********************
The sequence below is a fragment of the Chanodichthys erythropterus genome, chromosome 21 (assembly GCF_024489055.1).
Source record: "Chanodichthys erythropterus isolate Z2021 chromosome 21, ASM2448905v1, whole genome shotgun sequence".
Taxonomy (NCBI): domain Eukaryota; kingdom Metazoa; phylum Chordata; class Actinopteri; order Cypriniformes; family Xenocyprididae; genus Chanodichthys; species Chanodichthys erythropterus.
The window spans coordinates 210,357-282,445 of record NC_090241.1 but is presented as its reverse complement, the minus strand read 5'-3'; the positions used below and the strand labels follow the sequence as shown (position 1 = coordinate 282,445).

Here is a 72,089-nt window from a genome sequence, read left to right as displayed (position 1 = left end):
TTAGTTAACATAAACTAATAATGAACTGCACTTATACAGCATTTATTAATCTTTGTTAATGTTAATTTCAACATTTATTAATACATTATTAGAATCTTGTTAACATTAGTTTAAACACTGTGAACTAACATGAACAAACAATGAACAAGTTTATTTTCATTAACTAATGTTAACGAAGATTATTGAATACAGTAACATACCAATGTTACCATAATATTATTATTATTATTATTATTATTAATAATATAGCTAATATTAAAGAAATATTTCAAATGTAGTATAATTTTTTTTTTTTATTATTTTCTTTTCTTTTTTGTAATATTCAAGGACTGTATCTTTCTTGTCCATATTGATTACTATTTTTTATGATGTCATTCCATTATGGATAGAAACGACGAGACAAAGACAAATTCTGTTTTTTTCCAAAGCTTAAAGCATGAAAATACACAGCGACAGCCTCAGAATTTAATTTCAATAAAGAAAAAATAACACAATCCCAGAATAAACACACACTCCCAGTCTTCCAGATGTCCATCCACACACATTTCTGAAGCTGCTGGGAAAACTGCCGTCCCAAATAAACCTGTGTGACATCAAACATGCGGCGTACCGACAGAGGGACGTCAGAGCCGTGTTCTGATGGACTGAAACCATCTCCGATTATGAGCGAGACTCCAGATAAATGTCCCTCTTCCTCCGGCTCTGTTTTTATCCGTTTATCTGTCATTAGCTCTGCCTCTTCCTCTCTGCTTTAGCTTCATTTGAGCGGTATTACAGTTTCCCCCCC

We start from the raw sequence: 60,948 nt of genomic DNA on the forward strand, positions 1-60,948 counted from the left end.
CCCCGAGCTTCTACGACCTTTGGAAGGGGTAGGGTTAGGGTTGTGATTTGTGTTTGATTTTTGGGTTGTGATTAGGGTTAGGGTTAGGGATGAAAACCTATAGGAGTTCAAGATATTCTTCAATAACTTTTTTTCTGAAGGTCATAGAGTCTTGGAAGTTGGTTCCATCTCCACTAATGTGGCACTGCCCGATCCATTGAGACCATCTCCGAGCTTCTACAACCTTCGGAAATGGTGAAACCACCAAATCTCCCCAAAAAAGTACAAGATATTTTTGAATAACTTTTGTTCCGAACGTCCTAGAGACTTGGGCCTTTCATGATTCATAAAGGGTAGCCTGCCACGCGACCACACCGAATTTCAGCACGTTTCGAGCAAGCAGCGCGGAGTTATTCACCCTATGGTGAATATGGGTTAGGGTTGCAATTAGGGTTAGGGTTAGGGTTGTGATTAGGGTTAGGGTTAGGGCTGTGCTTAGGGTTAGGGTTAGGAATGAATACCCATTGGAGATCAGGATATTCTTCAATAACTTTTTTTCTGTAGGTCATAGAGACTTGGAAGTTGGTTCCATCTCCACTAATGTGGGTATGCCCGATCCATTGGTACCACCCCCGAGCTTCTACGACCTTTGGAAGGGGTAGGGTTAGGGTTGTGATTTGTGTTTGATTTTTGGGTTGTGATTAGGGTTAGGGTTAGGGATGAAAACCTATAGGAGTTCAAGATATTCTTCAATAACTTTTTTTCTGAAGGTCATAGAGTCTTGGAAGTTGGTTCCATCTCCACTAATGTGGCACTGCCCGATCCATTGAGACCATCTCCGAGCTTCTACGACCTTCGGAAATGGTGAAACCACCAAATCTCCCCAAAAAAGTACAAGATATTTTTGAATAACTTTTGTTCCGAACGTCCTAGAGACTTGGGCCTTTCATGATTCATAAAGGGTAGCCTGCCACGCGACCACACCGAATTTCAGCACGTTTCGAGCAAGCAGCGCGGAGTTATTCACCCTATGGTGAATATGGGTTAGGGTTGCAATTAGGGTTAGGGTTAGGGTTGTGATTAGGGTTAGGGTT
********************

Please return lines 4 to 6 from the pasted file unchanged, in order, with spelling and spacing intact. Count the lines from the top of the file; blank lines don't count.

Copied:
The window spans coordinates 210,357-282,445 of record NC_090241.1 but is presented as its reverse complement, the minus strand read 5'-3'; the positions used below and the strand labels follow the sequence as shown (position 1 = coordinate 282,445).

Here is a 72,089-nt window from a genome sequence, read left to right as displayed (position 1 = left end):
TTAGTTAACATAAACTAATAATGAACTGCACTTATACAGCATTTATTAATCTTTGTTAATGTTAATTTCAACATTTATTAATACATTATTAGAATCTTGTTAACATTAGTTTAAACACTGTGAACTAACATGAACAAACAATGAACAAGTTTATTTTCATTAACTAATGTTAACGAAGATTATTGAATACAGTAACATACCAATGTTACCATAATATTATTATTATTATTATTATTATTAATAATATAGCTAATATTAAAGAAATATTTCAAATGTAGTATAATTTTTTTTTTTTATTATTTTCTTTTCTTTTTTGTAATATTCAAGGACTGTATCTTTCTTGTCCATATTGATTACTATTTTTTATGATGTCATTCCATTATGGATAGAAACGACGAGACAAAGACAAATTCTGTTTTTTTCCAAAGCTTAAAGCATGAAAATACACAGCGACAGCCTCAGAATTTAATTTCAATAAAGAAAAAATAACACAATCCCAGAATAAACACACACTCCCAGTCTTCCAGATGTCCATCCACACACATTTCTGAAGCTGCTGGGAAAACTGCCGTCCCAAATAAACCTGTGTGACATCAAACATGCGGCGTACCGACAGAGGGACGTCAGAGCCGTGTTCTGATGGACTGAAACCATCTCCGATTATGAGCGAGACTCCAGATAAATGTCCCTCTTCCTCCGGCTCTGTTTTTATCCGTTTATCTGTCATTAGCTCTGCCTCTTCCTCTCTGCTTTAGCTTCATTTGAGCGGTATTACAGTTTCCCCCCC